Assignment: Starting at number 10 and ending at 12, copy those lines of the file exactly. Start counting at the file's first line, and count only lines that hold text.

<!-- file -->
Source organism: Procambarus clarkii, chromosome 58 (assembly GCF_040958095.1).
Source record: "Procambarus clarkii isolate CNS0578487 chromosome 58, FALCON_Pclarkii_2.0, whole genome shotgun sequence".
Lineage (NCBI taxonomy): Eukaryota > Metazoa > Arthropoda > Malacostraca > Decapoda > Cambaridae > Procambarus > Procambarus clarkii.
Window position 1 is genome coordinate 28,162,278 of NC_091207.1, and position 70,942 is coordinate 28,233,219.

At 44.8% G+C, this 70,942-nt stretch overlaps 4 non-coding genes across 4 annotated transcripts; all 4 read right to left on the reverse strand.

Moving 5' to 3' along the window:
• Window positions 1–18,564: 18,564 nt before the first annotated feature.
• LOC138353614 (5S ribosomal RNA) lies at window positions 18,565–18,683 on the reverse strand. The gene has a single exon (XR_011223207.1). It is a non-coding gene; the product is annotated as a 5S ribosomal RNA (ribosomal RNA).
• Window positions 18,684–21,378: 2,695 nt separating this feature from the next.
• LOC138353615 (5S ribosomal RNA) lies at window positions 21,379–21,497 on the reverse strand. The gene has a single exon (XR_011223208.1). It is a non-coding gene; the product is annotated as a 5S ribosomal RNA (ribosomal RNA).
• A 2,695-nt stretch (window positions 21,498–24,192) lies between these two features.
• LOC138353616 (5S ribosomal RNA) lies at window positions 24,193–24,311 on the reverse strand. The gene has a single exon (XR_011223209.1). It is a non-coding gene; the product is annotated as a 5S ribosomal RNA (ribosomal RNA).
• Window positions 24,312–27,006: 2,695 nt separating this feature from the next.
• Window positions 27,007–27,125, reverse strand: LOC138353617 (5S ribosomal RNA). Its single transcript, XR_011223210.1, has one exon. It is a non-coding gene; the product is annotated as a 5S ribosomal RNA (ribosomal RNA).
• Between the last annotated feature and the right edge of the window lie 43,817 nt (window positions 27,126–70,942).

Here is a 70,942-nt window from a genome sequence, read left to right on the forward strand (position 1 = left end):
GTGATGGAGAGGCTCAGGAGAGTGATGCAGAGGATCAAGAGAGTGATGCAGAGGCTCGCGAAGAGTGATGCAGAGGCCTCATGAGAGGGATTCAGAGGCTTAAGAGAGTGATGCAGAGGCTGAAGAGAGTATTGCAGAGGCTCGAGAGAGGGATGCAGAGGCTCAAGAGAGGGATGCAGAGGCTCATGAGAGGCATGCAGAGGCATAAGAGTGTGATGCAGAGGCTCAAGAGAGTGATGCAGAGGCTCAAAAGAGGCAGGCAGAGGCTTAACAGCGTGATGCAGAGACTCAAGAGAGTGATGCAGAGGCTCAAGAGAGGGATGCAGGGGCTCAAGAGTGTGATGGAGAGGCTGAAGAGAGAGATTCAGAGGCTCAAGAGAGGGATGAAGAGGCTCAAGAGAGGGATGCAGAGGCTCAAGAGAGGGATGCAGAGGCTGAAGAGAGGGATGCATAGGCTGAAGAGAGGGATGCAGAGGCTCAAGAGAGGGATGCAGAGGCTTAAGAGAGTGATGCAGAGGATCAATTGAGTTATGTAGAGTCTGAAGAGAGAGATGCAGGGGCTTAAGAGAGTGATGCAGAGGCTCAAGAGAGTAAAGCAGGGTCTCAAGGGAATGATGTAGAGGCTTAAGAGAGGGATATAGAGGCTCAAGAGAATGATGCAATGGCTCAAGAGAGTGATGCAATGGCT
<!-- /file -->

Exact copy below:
• LOC138353615 (5S ribosomal RNA) lies at window positions 21,379–21,497 on the reverse strand. The gene has a single exon (XR_011223208.1). It is a non-coding gene; the product is annotated as a 5S ribosomal RNA (ribosomal RNA).
• A 2,695-nt stretch (window positions 21,498–24,192) lies between these two features.
• LOC138353616 (5S ribosomal RNA) lies at window positions 24,193–24,311 on the reverse strand. The gene has a single exon (XR_011223209.1). It is a non-coding gene; the product is annotated as a 5S ribosomal RNA (ribosomal RNA).